Part of Professionals Australia

Professionals Australia welcomes reforms to 457 visas

Professionals Australia has welcomed a package of reforms that aim to ensure that employees on a temporary visa are used only where there is a genuine shortage of skills.

Thursday, 7 March 2013

CEO of Professionals Australia Chris Walton said he had lobbied the Government for changes to the 457 skilled workers visa program to ensure some employers were not choosing temporary workers instead of employing qualified Australians and actively developing skills of the next generation of professionals.

However he said in the future Australia should not have to rely on large numbers temporary visas to plug our skills gaps.  He said for decades successive governments had ignored Australia's general shortage of engineering skills resulting in an over-reliance on engineering skills from overseas.

The latest figures show that just over 25 per cent of Australia's new engineers are on a temporary visa while Australian domestic graduates comprise just 32 per cent, with the rest being international student graduates and engineering migrants.

“457 temporary visas should only be used as a last resort when unforeseeable shortages occur, rather than a shortcut to developing and utilizing Australians,” Mr Walton said.

“While we welcome these changes from the Federal Government, we cannot continue to rely on temporary skilled workers to plug Australia's skills gaps.

“Temporary workers are often a lazy shortcut and create a soft option for governments and employers, who should be developing the next generation of professionals.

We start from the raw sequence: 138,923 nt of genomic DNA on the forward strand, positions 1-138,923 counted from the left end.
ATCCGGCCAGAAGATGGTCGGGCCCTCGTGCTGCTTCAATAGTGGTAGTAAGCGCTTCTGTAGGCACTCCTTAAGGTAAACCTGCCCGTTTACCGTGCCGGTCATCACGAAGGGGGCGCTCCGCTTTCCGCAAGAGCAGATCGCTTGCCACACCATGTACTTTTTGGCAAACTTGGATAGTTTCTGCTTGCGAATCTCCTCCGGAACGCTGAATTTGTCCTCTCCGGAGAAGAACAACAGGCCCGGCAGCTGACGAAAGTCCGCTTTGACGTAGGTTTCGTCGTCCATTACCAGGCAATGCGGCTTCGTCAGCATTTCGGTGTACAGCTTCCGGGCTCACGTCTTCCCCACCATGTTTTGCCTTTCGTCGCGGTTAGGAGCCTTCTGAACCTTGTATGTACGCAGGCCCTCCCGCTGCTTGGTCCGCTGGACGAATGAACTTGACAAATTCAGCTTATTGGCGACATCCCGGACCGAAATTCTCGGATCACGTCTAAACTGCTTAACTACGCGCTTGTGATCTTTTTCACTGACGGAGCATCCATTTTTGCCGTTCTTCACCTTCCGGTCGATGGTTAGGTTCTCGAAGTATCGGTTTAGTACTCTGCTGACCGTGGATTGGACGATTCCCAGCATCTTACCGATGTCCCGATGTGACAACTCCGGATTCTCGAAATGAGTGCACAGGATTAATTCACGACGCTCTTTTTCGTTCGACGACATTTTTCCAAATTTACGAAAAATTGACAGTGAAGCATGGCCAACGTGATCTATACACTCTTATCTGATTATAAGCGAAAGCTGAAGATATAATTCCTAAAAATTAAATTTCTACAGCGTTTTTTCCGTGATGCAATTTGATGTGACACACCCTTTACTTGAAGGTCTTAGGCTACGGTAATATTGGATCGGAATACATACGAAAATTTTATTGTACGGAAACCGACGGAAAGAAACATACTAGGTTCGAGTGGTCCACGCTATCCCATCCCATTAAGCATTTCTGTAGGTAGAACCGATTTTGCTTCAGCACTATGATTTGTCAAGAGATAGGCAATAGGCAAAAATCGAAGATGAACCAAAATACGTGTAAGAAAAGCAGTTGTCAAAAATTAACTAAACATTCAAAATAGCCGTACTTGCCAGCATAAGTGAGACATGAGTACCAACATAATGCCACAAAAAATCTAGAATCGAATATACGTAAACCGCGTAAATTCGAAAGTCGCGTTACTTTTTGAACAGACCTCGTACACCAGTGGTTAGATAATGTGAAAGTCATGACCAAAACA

“We need longer term thinking and a long term plan to solve our engineering skills shortage so we have the engineers we need to keep our economy productive and to maintain Australia's renowned quality of life.

“Australia should be doing more to develop the skills of Australian based engineers including young engineering graduates and migrant engineers before turning straight to the 457 visa program.

“There are many engineers who are not working in their profession and they should be actively encouraged and supported to pick up these positions.”

Mr Walton said too often Australian engineers were being replaced by 457 workers despite Australia's shortage of engineers being a recognised problem for years.

“If 457 visas are necessary in some circumstances, it is essential that we then develop and implement new strategies to develop local talent to close these gaps in the future.”

He said it was also essential that employers using a 457 visa pay at least the market rate and commit to serious training programs.

"The current practice of some unscrupulous employers committing to proper training, but not actually doing it must end,” Mr Walton said.

The proposed reforms provide for a tougher test to ensure that 457 visas are used to meet a genuine skills shortage, greater resources to monitor employers, and closing loopholes that allow foreign workers to be paid less than market rates.

Mr Walton said Australia should also consider the moral issues where engineers come from developing countries, suggesting we cannot keep taking the best engineers from some of the countries that need them most.

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